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What Will Streetwear Look Like in 2021?

Streetwear’s story played out in homes instead of its namesake, the streets, in 2020. Nonetheless, the category continues to resonate with consumers, not to mention conglomerates such as VF Corp., which plunked down $2.1 billion to add streetwear superstar Supreme to its roster of Gen Z-oriented brands.

But the trends that worked in 2020 do not have an automatic in for 2021. In a report, retail market intelligence platform Edited outlined how streetwear may evolve in the new year.

As an eternally youthful category that evolves with the tastes and interests of each budding generation, streetwear is ripe for a sustainable makeover that reflects the conscious consumption habits and values that Gen Z and younger cohorts espouse.

And with sustainability being one of the industry’s biggest buzzwords, Edited said it can no longer be overlooked by the streetwear segment. The streetwear twist, however, is that efforts may center around “intersectional environmentalism” or as Edited describes, “an inclusive version of environmentalism that advocates for both the protection of people and the planet.”

In particular, this form of environmentalism shines a spotlight on how people of color are exposed to the harmful effects of irresponsible clothing production.

The streetwear trends that worked in 2020 do not have an automatic in for 2021, according to retail market intelligence platform Edited.
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But just as fast fashion has induced the desire to buy more and buy often, Edited pointed out that streetwear is guilty of building up rabid demand for short-lived trends, collaborations and drops. Along with introducing more sustainable materials to their collections, the next year may see more brands rethinking their weekly drop cycles in order to encourage less consumption and avoid overproduction.

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This approach, Edited noted, is a way for brands to leverage their influence over younger generations as a call to action.

At its core streetwear is a genre of fashion for people who move against the grain, but it is still susceptible to overarching themes in fashion.

The 2020 craze for comfortable at-home leisurewear is a natural for streetwear, which has a foundation in hoodies, tees and loose silhouettes. Tactile fabrics like Sherpa, corduroy, fleece and shearling are among the ways streetwear will get a cozy update for 2021, Edited reported. Look for elements of denim and nylon to break up the garments for mass appeal.

The streetwear trends that worked in 2020 do not have an automatic in for 2021, according to retail market intelligence platform Edited.
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Sports that skew toward preppy styling have a place in streetwear as well. “Influences of rugby, soccer and baseball run rampant throughout streetwear collections and Instagram posts,” Edited stated. Retailers can enhance their merchandising stories by opting for garments with “sporty notes” like a striped rugby shirt instead of a basic polo.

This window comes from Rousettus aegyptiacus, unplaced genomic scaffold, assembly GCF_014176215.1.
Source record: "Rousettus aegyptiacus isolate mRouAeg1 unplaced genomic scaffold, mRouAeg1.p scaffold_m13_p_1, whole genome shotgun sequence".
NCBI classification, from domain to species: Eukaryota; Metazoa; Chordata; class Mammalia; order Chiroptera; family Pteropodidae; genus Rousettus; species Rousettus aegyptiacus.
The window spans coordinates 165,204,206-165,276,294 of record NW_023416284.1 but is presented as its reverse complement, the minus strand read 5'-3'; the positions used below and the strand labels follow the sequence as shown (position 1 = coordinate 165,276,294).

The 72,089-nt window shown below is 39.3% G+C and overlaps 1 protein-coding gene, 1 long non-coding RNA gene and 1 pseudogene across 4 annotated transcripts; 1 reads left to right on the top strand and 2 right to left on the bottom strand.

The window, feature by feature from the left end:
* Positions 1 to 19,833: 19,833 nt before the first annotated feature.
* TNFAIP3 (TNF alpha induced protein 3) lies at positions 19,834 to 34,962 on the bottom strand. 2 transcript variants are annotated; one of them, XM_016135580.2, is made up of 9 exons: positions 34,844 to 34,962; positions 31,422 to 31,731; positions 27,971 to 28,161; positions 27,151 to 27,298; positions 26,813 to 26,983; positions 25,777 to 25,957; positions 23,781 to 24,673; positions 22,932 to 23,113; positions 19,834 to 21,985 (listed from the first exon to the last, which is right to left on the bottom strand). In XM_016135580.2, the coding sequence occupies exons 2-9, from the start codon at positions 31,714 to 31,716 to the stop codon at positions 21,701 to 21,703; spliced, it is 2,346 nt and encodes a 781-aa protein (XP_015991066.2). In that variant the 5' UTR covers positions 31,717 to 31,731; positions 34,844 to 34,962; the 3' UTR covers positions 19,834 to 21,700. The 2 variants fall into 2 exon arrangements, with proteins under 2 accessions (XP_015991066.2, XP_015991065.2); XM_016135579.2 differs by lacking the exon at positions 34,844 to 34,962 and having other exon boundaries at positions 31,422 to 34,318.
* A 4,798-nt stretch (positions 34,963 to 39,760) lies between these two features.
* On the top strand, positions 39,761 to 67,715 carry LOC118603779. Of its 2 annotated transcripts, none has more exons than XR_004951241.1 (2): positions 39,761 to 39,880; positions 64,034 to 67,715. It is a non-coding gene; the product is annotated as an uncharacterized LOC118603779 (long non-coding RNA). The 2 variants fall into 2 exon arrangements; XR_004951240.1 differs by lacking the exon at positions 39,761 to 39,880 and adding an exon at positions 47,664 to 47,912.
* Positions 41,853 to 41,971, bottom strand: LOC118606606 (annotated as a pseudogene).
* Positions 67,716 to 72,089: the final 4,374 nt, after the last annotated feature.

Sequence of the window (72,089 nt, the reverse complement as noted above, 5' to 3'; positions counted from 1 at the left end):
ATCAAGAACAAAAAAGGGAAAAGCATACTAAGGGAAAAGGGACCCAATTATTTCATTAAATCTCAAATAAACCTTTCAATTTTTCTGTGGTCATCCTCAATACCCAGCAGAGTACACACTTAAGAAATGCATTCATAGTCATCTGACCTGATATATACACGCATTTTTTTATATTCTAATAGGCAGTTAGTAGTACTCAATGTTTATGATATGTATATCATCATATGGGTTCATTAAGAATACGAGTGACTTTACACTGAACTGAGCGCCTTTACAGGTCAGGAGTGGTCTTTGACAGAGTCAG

While some fashion forecasts have alluded to apocalyptic trends for 2021, given the chaos 2020 wielded on the world, Edited expects to see streetwear apply functional details to garments in a manner that speaks to adventure.

“Utility vibes are at the heart of this trend primarily due to their functional nature,” Edited stated, noting that cargo trousers, printed short-sleeve shirts and bucket hats are key items to watch. Expect to see these styles carry into summer in more loose and lightweight fabrics.

Along with being loyal to labels, streetwear consumers have pledged their allegiance to a crop of garments that make up the essential streetwear wardrobe. Many items, Edited noted, stand for an update in 2021 that reflects the growing demand for neutral colorways and long-lasting fashion.

Keying into the utility theme, streetwear’s go-to layering piece—the shacket—will be updated in neutral tones of khaki and olive. “Comfort should be front and center when designing updates and the addition of buckles, chest pockets and straps check both function and fashion boxes,” Edited stated.

Though logo mania has waned, there’s still interest in printed loungewear, especially among new silhouettes. Pointing to the success of Fear of God’s turtleneck sweatshirt, Edited urged retailers to refresh their standard crewneck or hoodie offerings with turtlenecks and joggers with matching printed motifs and graphics.

Varsity jackets continue to be a streetwear must-have, but Edited said retailers should rally behind the jacket’s genderless allure by stocking neutral colorways of the collegiate staple. Premium details like leather trim lead the jackets more commercial appeal.

The current trend for busy knitwear is evolving into a staid look for 2021 as well. Cardigans, Edited noted, are an “ideal loungewear alternative” and offer the versatility consumers are searching for as they transition from home life back into society—hopefully. “Buy into neutral or pastel palettes for a springtime twist,” Edited stated.